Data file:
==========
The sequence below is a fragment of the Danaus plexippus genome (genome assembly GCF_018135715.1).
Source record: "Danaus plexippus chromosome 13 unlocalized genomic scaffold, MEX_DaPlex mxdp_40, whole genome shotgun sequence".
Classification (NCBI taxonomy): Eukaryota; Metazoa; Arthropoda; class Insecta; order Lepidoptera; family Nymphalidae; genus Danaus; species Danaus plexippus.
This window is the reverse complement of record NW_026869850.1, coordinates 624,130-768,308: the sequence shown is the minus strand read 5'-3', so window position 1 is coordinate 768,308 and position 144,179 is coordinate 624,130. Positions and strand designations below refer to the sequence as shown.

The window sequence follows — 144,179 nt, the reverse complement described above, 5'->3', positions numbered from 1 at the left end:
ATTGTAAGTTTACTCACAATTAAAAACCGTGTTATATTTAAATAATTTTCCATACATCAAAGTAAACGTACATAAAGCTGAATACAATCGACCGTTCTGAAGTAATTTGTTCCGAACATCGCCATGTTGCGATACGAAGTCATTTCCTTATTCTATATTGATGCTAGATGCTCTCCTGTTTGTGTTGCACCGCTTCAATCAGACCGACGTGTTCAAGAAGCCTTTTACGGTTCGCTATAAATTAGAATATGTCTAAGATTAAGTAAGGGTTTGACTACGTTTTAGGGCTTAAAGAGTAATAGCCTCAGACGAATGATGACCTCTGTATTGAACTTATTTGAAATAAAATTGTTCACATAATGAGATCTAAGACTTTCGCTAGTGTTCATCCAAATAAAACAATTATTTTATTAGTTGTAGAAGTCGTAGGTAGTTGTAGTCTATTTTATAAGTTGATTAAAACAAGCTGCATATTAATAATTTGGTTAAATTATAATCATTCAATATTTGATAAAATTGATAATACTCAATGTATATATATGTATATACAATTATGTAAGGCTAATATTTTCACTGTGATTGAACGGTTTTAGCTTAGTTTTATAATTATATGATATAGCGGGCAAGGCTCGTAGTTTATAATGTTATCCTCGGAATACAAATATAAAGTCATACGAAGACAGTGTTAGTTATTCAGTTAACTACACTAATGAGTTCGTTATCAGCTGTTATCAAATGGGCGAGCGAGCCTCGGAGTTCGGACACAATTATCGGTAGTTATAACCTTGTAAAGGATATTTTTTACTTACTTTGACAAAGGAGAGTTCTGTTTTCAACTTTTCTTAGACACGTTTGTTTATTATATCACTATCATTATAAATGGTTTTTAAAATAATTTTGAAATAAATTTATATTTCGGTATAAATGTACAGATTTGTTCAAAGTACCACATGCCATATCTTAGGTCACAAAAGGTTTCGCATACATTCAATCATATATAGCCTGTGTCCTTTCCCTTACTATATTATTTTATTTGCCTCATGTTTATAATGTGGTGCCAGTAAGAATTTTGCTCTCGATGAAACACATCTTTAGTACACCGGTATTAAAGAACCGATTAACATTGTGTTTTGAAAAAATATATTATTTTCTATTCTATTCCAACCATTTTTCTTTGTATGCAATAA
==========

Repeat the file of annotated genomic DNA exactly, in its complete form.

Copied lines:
The sequence below is a fragment of the Danaus plexippus genome (genome assembly GCF_018135715.1).
Source record: "Danaus plexippus chromosome 13 unlocalized genomic scaffold, MEX_DaPlex mxdp_40, whole genome shotgun sequence".
Classification (NCBI taxonomy): Eukaryota; Metazoa; Arthropoda; class Insecta; order Lepidoptera; family Nymphalidae; genus Danaus; species Danaus plexippus.
This window is the reverse complement of record NW_026869850.1, coordinates 624,130-768,308: the sequence shown is the minus strand read 5'-3', so window position 1 is coordinate 768,308 and position 144,179 is coordinate 624,130. Positions and strand designations below refer to the sequence as shown.

The window sequence follows — 144,179 nt, the reverse complement described above, 5'->3', positions numbered from 1 at the left end:
ATTGTAAGTTTACTCACAATTAAAAACCGTGTTATATTTAAATAATTTTCCATACATCAAAGTAAACGTACATAAAGCTGAATACAATCGACCGTTCTGAAGTAATTTGTTCCGAACATCGCCATGTTGCGATACGAAGTCATTTCCTTATTCTATATTGATGCTAGATGCTCTCCTGTTTGTGTTGCACCGCTTCAATCAGACCGACGTGTTCAAGAAGCCTTTTACGGTTCGCTATAAATTAGAATATGTCTAAGATTAAGTAAGGGTTTGACTACGTTTTAGGGCTTAAAGAGTAATAGCCTCAGACGAATGATGACCTCTGTATTGAACTTATTTGAAATAAAATTGTTCACATAATGAGATCTAAGACTTTCGCTAGTGTTCATCCAAATAAAACAATTATTTTATTAGTTGTAGAAGTCGTAGGTAGTTGTAGTCTATTTTATAAGTTGATTAAAACAAGCTGCATATTAATAATTTGGTTAAATTATAATCATTCAATATTTGATAAAATTGATAATACTCAATGTATATATATGTATATACAATTATGTAAGGCTAATATTTTCACTGTGATTGAACGGTTTTAGCTTAGTTTTATAATTATATGATATAGCGGGCAAGGCTCGTAGTTTATAATGTTATCCTCGGAATACAAATATAAAGTCATACGAAGACAGTGTTAGTTATTCAGTTAACTACACTAATGAGTTCGTTATCAGCTGTTATCAAATGGGCGAGCGAGCCTCGGAGTTCGGACACAATTATCGGTAGTTATAACCTTGTAAAGGATATTTTTTACTTACTTTGACAAAGGAGAGTTCTGTTTTCAACTTTTCTTAGACACGTTTGTTTATTATATCACTATCATTATAAATGGTTTTTAAAATAATTTTGAAATAAATTTATATTTCGGTATAAATGTACAGATTTGTTCAAAGTACCACATGCCATATCTTAGGTCACAAAAGGTTTCGCATACATTCAATCATATATAGCCTGTGTCCTTTCCCTTACTATATTATTTTATTTGCCTCATGTTTATAATGTGGTGCCAGTAAGAATTTTGCTCTCGATGAAACACATCTTTAGTACACCGGTATTAAAGAACCGATTAACATTGTGTTTTGAAAAAATATATTATTTTCTATTCTATTCCAACCATTTTTCTTTGTATGCAATAA